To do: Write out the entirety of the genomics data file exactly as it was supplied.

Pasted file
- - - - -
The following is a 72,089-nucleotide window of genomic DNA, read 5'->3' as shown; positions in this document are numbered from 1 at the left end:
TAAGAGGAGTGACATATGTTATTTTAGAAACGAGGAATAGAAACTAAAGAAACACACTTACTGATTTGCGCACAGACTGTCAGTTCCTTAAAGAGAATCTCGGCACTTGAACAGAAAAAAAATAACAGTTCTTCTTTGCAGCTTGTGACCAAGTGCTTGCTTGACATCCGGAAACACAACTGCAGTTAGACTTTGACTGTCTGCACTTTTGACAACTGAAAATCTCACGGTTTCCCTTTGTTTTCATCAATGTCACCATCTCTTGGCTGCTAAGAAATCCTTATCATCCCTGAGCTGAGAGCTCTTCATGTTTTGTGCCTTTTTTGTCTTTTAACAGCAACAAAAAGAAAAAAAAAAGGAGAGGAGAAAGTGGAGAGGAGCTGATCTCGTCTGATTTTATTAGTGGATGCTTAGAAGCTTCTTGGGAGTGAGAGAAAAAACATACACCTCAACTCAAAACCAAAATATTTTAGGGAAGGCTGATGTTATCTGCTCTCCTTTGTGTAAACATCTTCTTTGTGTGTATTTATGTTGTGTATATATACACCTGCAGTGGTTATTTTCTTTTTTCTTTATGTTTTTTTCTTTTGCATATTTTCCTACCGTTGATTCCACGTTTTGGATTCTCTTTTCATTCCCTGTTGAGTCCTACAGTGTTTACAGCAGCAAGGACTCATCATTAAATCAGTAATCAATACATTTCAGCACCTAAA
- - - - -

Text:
The following is a 72,089-nucleotide window of genomic DNA, read 5'->3' as shown; positions in this document are numbered from 1 at the left end:
TAAGAGGAGTGACATATGTTATTTTAGAAACGAGGAATAGAAACTAAAGAAACACACTTACTGATTTGCGCACAGACTGTCAGTTCCTTAAAGAGAATCTCGGCACTTGAACAGAAAAAAAATAACAGTTCTTCTTTGCAGCTTGTGACCAAGTGCTTGCTTGACATCCGGAAACACAACTGCAGTTAGACTTTGACTGTCTGCACTTTTGACAACTGAAAATCTCACGGTTTCCCTTTGTTTTCATCAATGTCACCATCTCTTGGCTGCTAAGAAATCCTTATCATCCCTGAGCTGAGAGCTCTTCATGTTTTGTGCCTTTTTTGTCTTTTAACAGCAACAAAAAGAAAAAAAAAAGGAGAGGAGAAAGTGGAGAGGAGCTGATCTCGTCTGATTTTATTAGTGGATGCTTAGAAGCTTCTTGGGAGTGAGAGAAAAAACATACACCTCAACTCAAAACCAAAATATTTTAGGGAAGGCTGATGTTATCTGCTCTCCTTTGTGTAAACATCTTCTTTGTGTGTATTTATGTTGTGTATATATACACCTGCAGTGGTTATTTTCTTTTTTCTTTATGTTTTTTTCTTTTGCATATTTTCCTACCGTTGATTCCACGTTTTGGATTCTCTTTTCATTCCCTGTTGAGTCCTACAGTGTTTACAGCAGCAAGGACTCATCATTAAATCAGTAATCAATACATTTCAGCACCTAAA